Letter from the USA The Doughnut Hole in Pharmaceuticals by lindayy


Letter from the USA The Doughnut Hole in Pharmaceuticals

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									                           Letter from the USA
                    The Doughnut Hole in Pharmaceuticals

Accentuating the positive
My last visit to the USA did not start at a propitious time: the US Census Bureau had published
its latest report on Poverty. It indicated that income inequality as measured by the Gini coefficient
had increased from 0.450 to 0.469 in the previous decade. Perhaps more important, it showed that
12.5 percent of the population or some 37 million people lived below the poverty line in 2005.
The same report revealed that people without health insurance had risen slightly to 15.9 percent
of the population in 2005, or 46.6 million people (USCB 2006). But not all was bad news.
Employment in health care increased by 2.3 percent in 2006, against an average of 1.3 percent for
other industries, to reach 12.7 million people (BOL 2006a) and health expenditure finally reached
the enviable level of 16 percent of Gross Domestic Product (GDP) in 2004 (CMS 2006a). Once
again, US health services have made a significant contribution to employment and GDP growth.

A growing industry
As it has been two years since my last letter from the USA on health services, let me review some
of the trends in the US health care industry, before I focus on the doughnut hole.

                      Table 1. United States Health Services Expenditure:
                       Proportion of Gross Domestic Product 1990-2004
                                                   Health Expenditure
                                Year                        %
                                1990                       12.4
                                2000                       13.8
                                2004                       16.0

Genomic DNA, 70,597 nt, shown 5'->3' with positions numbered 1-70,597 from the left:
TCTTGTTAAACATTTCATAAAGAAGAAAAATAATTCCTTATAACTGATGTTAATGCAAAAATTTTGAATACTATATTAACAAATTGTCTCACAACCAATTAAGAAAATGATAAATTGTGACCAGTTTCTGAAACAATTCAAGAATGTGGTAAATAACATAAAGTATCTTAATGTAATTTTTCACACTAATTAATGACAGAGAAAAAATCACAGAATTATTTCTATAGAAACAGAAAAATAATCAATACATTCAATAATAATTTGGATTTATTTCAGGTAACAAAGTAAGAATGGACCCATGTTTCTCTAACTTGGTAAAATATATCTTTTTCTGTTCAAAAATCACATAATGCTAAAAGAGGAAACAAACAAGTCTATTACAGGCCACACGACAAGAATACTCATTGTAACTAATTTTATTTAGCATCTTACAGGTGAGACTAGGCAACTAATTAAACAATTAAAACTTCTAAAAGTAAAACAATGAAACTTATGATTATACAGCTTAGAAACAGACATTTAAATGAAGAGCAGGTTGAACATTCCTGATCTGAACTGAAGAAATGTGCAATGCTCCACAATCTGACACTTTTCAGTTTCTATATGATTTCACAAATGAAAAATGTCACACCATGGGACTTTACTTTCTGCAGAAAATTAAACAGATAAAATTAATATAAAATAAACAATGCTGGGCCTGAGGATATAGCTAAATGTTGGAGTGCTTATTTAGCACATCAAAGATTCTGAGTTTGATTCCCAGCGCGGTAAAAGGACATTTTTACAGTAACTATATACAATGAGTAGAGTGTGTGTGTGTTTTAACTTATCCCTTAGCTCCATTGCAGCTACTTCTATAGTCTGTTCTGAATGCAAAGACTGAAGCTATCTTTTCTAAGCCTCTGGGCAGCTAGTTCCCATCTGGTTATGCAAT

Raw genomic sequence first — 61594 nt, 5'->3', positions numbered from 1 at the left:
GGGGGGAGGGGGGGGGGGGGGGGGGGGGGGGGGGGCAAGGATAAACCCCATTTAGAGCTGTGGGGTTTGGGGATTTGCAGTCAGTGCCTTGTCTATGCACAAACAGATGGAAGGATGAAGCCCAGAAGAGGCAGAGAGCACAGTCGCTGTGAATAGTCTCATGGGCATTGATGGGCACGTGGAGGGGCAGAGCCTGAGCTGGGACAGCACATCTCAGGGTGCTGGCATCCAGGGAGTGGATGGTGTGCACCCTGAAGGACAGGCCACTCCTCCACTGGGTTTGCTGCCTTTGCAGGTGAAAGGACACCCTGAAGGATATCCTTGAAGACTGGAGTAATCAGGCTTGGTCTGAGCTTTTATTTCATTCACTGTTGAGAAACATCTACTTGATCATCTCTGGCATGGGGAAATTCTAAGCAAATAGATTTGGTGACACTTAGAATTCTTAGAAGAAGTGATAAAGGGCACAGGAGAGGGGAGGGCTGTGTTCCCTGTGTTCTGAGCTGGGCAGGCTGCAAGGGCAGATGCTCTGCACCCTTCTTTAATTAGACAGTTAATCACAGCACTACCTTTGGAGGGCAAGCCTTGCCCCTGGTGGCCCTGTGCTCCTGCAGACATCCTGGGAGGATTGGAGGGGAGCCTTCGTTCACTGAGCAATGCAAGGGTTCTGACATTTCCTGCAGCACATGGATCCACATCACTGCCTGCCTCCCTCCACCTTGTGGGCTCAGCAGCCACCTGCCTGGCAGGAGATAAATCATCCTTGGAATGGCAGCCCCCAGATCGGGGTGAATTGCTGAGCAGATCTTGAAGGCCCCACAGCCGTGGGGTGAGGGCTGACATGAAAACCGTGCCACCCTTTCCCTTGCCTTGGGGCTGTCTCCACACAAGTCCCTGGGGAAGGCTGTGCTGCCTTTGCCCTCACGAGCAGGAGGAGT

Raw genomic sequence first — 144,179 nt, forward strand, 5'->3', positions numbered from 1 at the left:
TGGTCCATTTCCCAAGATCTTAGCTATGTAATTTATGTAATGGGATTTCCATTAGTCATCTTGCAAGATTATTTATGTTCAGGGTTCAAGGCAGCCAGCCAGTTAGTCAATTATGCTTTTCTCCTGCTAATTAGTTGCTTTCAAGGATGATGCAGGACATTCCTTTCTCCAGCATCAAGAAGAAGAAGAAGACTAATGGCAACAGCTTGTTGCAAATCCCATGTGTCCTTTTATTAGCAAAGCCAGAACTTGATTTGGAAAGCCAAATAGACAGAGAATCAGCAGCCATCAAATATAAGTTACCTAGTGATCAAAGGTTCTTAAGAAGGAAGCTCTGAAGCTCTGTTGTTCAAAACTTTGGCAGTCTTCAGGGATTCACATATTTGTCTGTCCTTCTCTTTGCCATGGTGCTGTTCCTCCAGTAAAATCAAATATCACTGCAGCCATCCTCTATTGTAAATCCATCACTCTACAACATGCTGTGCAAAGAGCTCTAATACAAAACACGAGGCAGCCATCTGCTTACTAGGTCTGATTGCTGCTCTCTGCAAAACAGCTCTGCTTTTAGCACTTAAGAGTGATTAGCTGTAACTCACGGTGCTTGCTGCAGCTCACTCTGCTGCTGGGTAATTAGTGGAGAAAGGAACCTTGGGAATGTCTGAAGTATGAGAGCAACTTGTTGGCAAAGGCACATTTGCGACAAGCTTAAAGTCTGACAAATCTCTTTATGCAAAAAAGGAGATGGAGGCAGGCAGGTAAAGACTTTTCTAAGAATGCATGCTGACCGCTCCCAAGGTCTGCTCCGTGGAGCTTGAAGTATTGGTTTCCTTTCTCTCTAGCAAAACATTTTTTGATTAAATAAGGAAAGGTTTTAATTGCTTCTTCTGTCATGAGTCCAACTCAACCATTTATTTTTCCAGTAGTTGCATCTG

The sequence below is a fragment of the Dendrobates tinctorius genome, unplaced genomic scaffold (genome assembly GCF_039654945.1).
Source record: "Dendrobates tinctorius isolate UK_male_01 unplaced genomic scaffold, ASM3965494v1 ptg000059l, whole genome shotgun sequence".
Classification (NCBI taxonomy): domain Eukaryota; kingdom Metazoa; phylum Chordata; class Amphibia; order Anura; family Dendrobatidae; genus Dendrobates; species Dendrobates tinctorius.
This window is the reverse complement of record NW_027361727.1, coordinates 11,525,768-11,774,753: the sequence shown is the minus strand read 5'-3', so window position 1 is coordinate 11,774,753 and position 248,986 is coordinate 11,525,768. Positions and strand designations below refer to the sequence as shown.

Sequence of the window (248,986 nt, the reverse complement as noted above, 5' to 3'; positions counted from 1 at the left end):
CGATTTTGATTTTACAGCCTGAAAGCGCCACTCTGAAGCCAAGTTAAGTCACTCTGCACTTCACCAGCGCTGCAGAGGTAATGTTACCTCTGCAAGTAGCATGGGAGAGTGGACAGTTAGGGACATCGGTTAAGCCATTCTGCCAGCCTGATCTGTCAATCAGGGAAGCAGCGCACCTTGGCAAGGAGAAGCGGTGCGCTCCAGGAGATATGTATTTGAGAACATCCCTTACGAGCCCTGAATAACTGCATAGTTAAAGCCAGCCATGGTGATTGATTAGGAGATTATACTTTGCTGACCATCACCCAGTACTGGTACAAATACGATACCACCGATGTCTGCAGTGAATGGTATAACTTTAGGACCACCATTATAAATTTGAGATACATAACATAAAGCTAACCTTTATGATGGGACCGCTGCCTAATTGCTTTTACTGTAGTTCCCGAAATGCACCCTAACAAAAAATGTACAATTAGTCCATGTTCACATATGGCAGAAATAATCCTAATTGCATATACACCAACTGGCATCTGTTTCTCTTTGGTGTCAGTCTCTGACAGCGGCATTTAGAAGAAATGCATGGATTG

Source: CMS 2006a.

In the last 14 years, health expenditure in the United States increased from about 12 to 16 percent
of GDP (Table 1). This is the highest among the industrialised countries, according to the
Organisation of Economic Co-operation and Development (OECD), and compares with 9.7
percent for Australia. We have to try harder to catch up. Although most of the total health
expenditure continues to be funded from private sources, including private health insurance,
public funding has risen from about 40 to 45 percent in the 14-year period. This increase relied
entirely on federal funding (CSM 2006a). By comparison, Australia s relatively low level of
public funding for industrialised countries amounted to 69 percent in 2003 (Martins 2006a).

The price of health services
For the first time in more than a decade, in 2006, prices for health services have grown slightly
less than the Consumer Price Index (CPI) for all items (Figure 1). This is due mainly to small
price rises in services provided by medical practitioners, and also the increase in the price of
motor fuel by more than of 50 percent in six months that pushed up the CPI for all items. The rate
of growth in the CPI for all items rose from 2.5 percent in June 2005 to 4.2 in 2006 (BOL 2006b).

                            Figure 1. US Percentage Price Rises on Previous Year: All
                                      Items and Medical Care June 1992-2006

   Percentage Rise on
     Previous Year






























                                                  CPI All Items         CPI Medical

Health insurance
Although government insurance provided by Medicare and Medicaid has increased in the 15-year
period 1990-2005, the proportion of the US population not covered by health insurance has
grown from 13.9 to 15.9 percent (Table 2).

                            Table 2. Health Insurance Coverage in United States: 1990-2005
                         Health Insurance Coverage       1990         2000          2005
                                                         Percentage of Total Population
                         Private Insurance                73.2         71.9          67.7
                             Employment based               60.4          63.6         59.5
                             Direct Purchase                  n.a          9.5           9.1
                         Government Insurance             24.5         24.7          27.3
                             Medicaid                         9.7         10.6         13.0
                             Medicare                       13.0          13.5         13.7
                             Military                         4.0          3.3           3.8
                         Not covered                      13.9         14.2          15.9
                         All People                      100.0        100.0           100.0
                        Note: Figures do not add up because some people have more than one type of health insurance
                        and are counted in each type of private and government insurance. The Not covered figures
                        relates to people without any type of health insurance.
                         Source: USCB 2006.

Health insurance premiums have continued to rise well above the CPI increases for all items, and
even the prices for medical care. However, premiums are now growing at a lower annual rate (7.7